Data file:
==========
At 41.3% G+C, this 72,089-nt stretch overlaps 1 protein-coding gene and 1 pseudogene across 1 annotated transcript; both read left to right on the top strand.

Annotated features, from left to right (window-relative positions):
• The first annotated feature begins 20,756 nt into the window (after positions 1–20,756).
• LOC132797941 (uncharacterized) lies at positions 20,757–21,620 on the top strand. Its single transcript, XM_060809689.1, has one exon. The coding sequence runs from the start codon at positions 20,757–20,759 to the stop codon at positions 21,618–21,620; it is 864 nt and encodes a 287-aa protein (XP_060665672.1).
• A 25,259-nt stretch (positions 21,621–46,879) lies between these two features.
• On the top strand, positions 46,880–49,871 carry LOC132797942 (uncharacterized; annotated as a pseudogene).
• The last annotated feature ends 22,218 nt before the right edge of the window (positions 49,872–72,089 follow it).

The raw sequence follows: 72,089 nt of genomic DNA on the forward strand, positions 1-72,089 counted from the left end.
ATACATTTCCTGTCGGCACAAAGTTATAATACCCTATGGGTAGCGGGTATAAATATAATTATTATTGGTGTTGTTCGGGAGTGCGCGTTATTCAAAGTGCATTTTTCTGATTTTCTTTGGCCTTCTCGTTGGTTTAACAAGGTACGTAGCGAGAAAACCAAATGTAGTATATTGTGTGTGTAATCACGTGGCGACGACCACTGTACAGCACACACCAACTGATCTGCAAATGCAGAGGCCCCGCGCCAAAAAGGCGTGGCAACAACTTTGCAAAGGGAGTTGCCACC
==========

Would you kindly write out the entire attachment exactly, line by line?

At 41.3% G+C, this 72,089-nt stretch overlaps 1 protein-coding gene and 1 pseudogene across 1 annotated transcript; both read left to right on the top strand.

Annotated features, from left to right (window-relative positions):
• The first annotated feature begins 20,756 nt into the window (after positions 1–20,756).
• LOC132797941 (uncharacterized) lies at positions 20,757–21,620 on the top strand. Its single transcript, XM_060809689.1, has one exon. The coding sequence runs from the start codon at positions 20,757–20,759 to the stop codon at positions 21,618–21,620; it is 864 nt and encodes a 287-aa protein (XP_060665672.1).
• A 25,259-nt stretch (positions 21,621–46,879) lies between these two features.
• On the top strand, positions 46,880–49,871 carry LOC132797942 (uncharacterized; annotated as a pseudogene).
• The last annotated feature ends 22,218 nt before the right edge of the window (positions 49,872–72,089 follow it).

The raw sequence follows: 72,089 nt of genomic DNA on the forward strand, positions 1-72,089 counted from the left end.
ATACATTTCCTGTCGGCACAAAGTTATAATACCCTATGGGTAGCGGGTATAAATATAATTATTATTGGTGTTGTTCGGGAGTGCGCGTTATTCAAAGTGCATTTTTCTGATTTTCTTTGGCCTTCTCGTTGGTTTAACAAGGTACGTAGCGAGAAAACCAAATGTAGTATATTGTGTGTGTAATCACGTGGCGACGACCACTGTACAGCACACACCAACTGATCTGCAAATGCAGAGGCCCCGCGCCAAAAAGGCGTGGCAACAACTTTGCAAAGGGAGTTGCCACC